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Maine Law Now Requires Certain Employers to Pay Out Earned Vacation Time at Separation

On April 7, 2022, Maine Governor Janet Mills signed legislation (L.D. 225) to require some Maine employers to pay out employee’s earned vacation time at the end of employment.

Prior to L.D. 225, Maine law provided that employers could choose whether to pay out unused, accrued vacation. More specifically, Maine law provided that only when an employer had chosen to pay out unused, accrued vacation through established practice or policy was the employer required to pay out that time in the employee’s final paycheck. Under the new law, beginning on January 1, 2023, Maine employers with more than 10 employees, will be required to pay employees for all accrued unused paid vacation upon separation “pursuant to the employer’s vacation policy.” This requirement applies only to vacation time earned on or after January 1, 2023. Once the law becomes effective, earned vacation time is to be paid to a terminated employee along with any earned wages on the employee’s next established payday.

The law contains important language which states that vacation pay has the same status as “wages earned.” For this reason, employees who do not receive a payout of vacation time consistent with the new law may file wage claims and sue their employers for liquidated damages in an amount of up to three times the unpaid sum, interest, and attorney fees.

The newly enacted law does not provide a clear definition of what leave it covers, aside from “unused paid vacation accrued pursuant to the employer’s vacation policy.”


The new law does not apply to employers with 10 or fewer employees or employees whose employment is governed by a collective bargaining agreement that addresses payment of vacation pay. The law also does not apply to public employers.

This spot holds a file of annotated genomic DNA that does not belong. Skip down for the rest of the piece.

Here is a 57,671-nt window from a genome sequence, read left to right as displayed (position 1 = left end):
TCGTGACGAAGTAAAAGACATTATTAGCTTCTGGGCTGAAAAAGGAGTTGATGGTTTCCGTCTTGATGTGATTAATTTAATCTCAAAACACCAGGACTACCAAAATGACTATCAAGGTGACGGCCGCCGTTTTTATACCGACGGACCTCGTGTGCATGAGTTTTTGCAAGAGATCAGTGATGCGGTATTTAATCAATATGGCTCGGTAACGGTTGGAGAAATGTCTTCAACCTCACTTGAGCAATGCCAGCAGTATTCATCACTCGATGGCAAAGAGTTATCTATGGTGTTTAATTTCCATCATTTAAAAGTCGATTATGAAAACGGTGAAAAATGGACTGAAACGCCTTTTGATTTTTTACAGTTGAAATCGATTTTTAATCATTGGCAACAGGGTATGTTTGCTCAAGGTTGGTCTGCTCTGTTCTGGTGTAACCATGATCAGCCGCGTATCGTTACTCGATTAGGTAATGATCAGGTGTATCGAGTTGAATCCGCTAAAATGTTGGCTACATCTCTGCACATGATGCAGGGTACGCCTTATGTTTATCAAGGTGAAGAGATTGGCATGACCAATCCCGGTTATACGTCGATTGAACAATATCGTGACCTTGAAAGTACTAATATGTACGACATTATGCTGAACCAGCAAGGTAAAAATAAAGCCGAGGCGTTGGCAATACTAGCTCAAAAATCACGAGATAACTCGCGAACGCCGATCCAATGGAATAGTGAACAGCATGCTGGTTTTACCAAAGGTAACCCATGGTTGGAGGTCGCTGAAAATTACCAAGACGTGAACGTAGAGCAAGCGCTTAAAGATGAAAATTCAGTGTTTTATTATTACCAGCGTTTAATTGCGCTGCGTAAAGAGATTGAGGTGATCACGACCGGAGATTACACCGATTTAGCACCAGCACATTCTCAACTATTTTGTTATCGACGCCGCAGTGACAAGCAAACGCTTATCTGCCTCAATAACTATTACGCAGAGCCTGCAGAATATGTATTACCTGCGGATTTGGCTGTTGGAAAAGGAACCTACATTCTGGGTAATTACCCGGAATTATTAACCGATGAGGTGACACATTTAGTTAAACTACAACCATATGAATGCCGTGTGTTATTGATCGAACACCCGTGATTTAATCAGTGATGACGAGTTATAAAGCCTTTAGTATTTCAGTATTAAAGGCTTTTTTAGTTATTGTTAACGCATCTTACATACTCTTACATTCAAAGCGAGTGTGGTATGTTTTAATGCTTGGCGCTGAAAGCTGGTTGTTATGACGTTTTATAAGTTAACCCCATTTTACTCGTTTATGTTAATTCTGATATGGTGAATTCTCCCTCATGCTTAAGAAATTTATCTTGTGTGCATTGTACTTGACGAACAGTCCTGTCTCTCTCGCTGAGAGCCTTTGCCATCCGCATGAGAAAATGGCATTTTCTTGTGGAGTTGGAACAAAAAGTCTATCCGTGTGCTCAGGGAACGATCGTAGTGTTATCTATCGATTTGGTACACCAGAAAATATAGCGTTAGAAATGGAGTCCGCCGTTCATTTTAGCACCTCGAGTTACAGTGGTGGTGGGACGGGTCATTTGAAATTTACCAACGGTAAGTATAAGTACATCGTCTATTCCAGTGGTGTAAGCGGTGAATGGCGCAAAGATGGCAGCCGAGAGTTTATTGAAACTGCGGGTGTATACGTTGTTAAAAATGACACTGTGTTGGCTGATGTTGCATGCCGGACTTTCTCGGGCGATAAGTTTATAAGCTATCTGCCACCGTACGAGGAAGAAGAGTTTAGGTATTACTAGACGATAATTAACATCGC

Next Steps for Employers

It is expected that the Maine Department of Labor will provide additional guidance or regulations on the law prior to the effective date, as there are still some unanswered questions such as what constitutes “vacation” under the law and how to interpret the law’s statement regarding payout of “vacation accrued pursuant to the employer’s vacation policy” which could be interpreted to mean that the payout is a matter of written company policy versus a mandate to payout vacation regardless of the employer’s written policy. However, given that the prior law already allowed for payment based on company policy, it is highly likely that this new language is suggestive of a mandate to pay regardless of what the employer’s prior policy or practice had been. It is also unclear if the 10-employee threshold is determined based on total number of employees or just those employees working in Maine.

Employers whose vacation policies do not currently provide payment of unused vacation time at the end of employment will need to review and update their policy. Additionally, policies that do not separately account for enumerated vacation, sick and/or personal leave (i.e., PTO) should consult with their legal counsel to determine their obligations under the law.

HR Works will continue to monitor this topic and provide updated information as it becomes available.

HR Works, headquartered in Upstate New York, is a human resource management outsourcing and consulting firm serving clients throughout the United States for over thirty years. HR Works provides scalable strategic human resource management and consulting services, including: affirmative action programs; benefits administration outsourcing; HRIS self-service technology; full-time, part-time and interim on-site HR managers; HR audits; legally reviewed employee handbooks and supervisor manuals; talent management and recruiting services; and training of managers and HR professionals.